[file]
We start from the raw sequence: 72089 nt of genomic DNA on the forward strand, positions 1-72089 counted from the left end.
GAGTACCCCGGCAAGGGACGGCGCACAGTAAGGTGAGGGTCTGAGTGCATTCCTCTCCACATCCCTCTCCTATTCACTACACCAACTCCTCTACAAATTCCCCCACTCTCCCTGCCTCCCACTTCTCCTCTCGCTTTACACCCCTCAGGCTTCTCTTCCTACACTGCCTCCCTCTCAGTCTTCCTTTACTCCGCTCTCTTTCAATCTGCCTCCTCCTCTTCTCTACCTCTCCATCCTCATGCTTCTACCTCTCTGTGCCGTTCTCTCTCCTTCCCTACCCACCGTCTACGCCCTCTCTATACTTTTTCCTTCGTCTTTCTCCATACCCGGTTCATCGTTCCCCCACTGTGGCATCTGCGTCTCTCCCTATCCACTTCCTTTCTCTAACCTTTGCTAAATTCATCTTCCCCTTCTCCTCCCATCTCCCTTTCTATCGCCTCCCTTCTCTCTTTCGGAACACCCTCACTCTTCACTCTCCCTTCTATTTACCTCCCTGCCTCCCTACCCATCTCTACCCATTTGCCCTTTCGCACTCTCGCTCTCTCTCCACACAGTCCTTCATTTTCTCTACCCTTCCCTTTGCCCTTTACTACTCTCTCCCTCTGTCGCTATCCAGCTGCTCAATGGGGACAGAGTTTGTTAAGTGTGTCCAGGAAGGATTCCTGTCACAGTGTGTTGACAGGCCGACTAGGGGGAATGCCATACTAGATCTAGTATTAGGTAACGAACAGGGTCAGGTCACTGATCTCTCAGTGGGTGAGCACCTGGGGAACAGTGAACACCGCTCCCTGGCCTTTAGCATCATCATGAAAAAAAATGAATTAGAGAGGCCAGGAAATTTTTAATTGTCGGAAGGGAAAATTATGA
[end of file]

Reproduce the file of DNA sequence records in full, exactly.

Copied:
We start from the raw sequence: 72089 nt of genomic DNA on the forward strand, positions 1-72089 counted from the left end.
GAGTACCCCGGCAAGGGACGGCGCACAGTAAGGTGAGGGTCTGAGTGCATTCCTCTCCACATCCCTCTCCTATTCACTACACCAACTCCTCTACAAATTCCCCCACTCTCCCTGCCTCCCACTTCTCCTCTCGCTTTACACCCCTCAGGCTTCTCTTCCTACACTGCCTCCCTCTCAGTCTTCCTTTACTCCGCTCTCTTTCAATCTGCCTCCTCCTCTTCTCTACCTCTCCATCCTCATGCTTCTACCTCTCTGTGCCGTTCTCTCTCCTTCCCTACCCACCGTCTACGCCCTCTCTATACTTTTTCCTTCGTCTTTCTCCATACCCGGTTCATCGTTCCCCCACTGTGGCATCTGCGTCTCTCCCTATCCACTTCCTTTCTCTAACCTTTGCTAAATTCATCTTCCCCTTCTCCTCCCATCTCCCTTTCTATCGCCTCCCTTCTCTCTTTCGGAACACCCTCACTCTTCACTCTCCCTTCTATTTACCTCCCTGCCTCCCTACCCATCTCTACCCATTTGCCCTTTCGCACTCTCGCTCTCTCTCCACACAGTCCTTCATTTTCTCTACCCTTCCCTTTGCCCTTTACTACTCTCTCCCTCTGTCGCTATCCAGCTGCTCAATGGGGACAGAGTTTGTTAAGTGTGTCCAGGAAGGATTCCTGTCACAGTGTGTTGACAGGCCGACTAGGGGGAATGCCATACTAGATCTAGTATTAGGTAACGAACAGGGTCAGGTCACTGATCTCTCAGTGGGTGAGCACCTGGGGAACAGTGAACACCGCTCCCTGGCCTTTAGCATCATCATGAAAAAAAATGAATTAGAGAGGCCAGGAAATTTTTAATTGTCGGAAGGGAAAATTATGA